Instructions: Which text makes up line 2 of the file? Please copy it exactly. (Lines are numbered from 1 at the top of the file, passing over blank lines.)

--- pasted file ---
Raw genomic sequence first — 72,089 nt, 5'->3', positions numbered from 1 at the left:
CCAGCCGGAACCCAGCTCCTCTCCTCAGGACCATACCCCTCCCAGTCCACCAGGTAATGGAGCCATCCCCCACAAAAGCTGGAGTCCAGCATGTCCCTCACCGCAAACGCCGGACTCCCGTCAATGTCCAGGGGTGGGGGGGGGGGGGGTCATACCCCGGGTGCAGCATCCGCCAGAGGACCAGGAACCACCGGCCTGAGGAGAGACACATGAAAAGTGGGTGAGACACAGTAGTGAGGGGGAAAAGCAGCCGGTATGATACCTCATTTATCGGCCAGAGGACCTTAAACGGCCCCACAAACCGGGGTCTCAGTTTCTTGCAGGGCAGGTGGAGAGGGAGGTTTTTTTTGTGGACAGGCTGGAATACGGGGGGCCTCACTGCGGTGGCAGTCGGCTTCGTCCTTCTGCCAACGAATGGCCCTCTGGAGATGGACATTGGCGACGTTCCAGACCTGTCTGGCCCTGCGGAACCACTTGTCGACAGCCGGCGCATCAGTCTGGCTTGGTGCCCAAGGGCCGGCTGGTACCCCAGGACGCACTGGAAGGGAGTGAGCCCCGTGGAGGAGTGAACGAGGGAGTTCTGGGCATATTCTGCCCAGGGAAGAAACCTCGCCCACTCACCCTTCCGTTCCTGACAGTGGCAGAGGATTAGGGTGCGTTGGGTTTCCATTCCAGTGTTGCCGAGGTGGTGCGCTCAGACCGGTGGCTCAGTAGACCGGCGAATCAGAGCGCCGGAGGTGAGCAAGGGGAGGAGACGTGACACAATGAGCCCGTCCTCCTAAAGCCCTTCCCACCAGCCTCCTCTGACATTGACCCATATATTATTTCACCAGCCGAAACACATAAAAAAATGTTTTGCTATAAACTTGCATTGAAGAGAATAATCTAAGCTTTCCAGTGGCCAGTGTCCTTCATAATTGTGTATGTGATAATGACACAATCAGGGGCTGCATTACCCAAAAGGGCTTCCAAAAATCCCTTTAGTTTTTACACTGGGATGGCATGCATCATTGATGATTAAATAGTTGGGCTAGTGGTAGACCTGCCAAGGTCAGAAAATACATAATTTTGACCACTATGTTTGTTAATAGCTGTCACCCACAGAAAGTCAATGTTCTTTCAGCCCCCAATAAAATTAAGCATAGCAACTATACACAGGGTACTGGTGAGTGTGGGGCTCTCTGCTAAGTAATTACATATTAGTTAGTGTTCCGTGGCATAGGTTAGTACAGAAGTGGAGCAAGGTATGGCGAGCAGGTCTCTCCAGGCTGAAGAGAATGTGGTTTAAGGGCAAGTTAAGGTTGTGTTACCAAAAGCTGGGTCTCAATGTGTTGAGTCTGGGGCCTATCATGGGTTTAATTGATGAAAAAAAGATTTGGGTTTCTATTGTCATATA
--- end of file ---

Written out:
CCAGCCGGAACCCAGCTCCTCTCCTCAGGACCATACCCCTCCCAGTCCACCAGGTAATGGAGCCATCCCCCACAAAAGCTGGAGTCCAGCATGTCCCTCACCGCAAACGCCGGACTCCCGTCAATGTCCAGGGGTGGGGGGGGGGGGGGTCATACCCCGGGTGCAGCATCCGCCAGAGGACCAGGAACCACCGGCCTGAGGAGAGACACATGAAAAGTGGGTGAGACACAGTAGTGAGGGGGAAAAGCAGCCGGTATGATACCTCATTTATCGGCCAGAGGACCTTAAACGGCCCCACAAACCGGGGTCTCAGTTTCTTGCAGGGCAGGTGGAGAGGGAGGTTTTTTTTGTGGACAGGCTGGAATACGGGGGGCCTCACTGCGGTGGCAGTCGGCTTCGTCCTTCTGCCAACGAATGGCCCTCTGGAGATGGACATTGGCGACGTTCCAGACCTGTCTGGCCCTGCGGAACCACTTGTCGACAGCCGGCGCATCAGTCTGGCTTGGTGCCCAAGGGCCGGCTGGTACCCCAGGACGCACTGGAAGGGAGTGAGCCCCGTGGAGGAGTGAACGAGGGAGTTCTGGGCATATTCTGCCCAGGGAAGAAACCTCGCCCACTCACCCTTCCGTTCCTGACAGTGGCAGAGGATTAGGGTGCGTTGGGTTTCCATTCCAGTGTTGCCGAGGTGGTGCGCTCAGACCGGTGGCTCAGTAGACCGGCGAATCAGAGCGCCGGAGGTGAGCAAGGGGAGGAGACGTGACACAATGAGCCCGTCCTCCTAAAGCCCTTCCCACCAGCCTCCTCTGACATTGACCCATATATTATTTCACCAGCCGAAACACATAAAAAAATGTTTTGCTATAAACTTGCATTGAAGAGAATAATCTAAGCTTTCCAGTGGCCAGTGTCCTTCATAATTGTGTATGTGATAATGACACAATCAGGGGCTGCATTACCCAAAAGGGCTTCCAAAAATCCCTTTAGTTTTTACACTGGGATGGCATGCATCATTGATGATTAAATAGTTGGGCTAGTGGTAGACCTGCCAAGGTCAGAAAATACATAATTTTGACCACTATGTTTGTTAATAGCTGTCACCCACAGAAAGTCAATGTTCTTTCAGCCCCCAATAAAATTAAGCATAGCAACTATACACAGGGTACTGGTGAGTGTGGGGCTCTCTGCTAAGTAATTACATATTAGTTAGTGTTCCGTGGCATAGGTTAGTACAGAAGTGGAGCAAGGTATGGCGAGCAGGTCTCTCCAGGCTGAAGAGAATGTGGTTTAAGGGCAAGTTAAGGTTGTGTTACCAAAAGCTGGGTCTCAATGTGTTGAGTCTGGGGCCTATCATGGGTTTAATTGATGAAAAAAAGATTTGGGTTTCTATTGTCATATA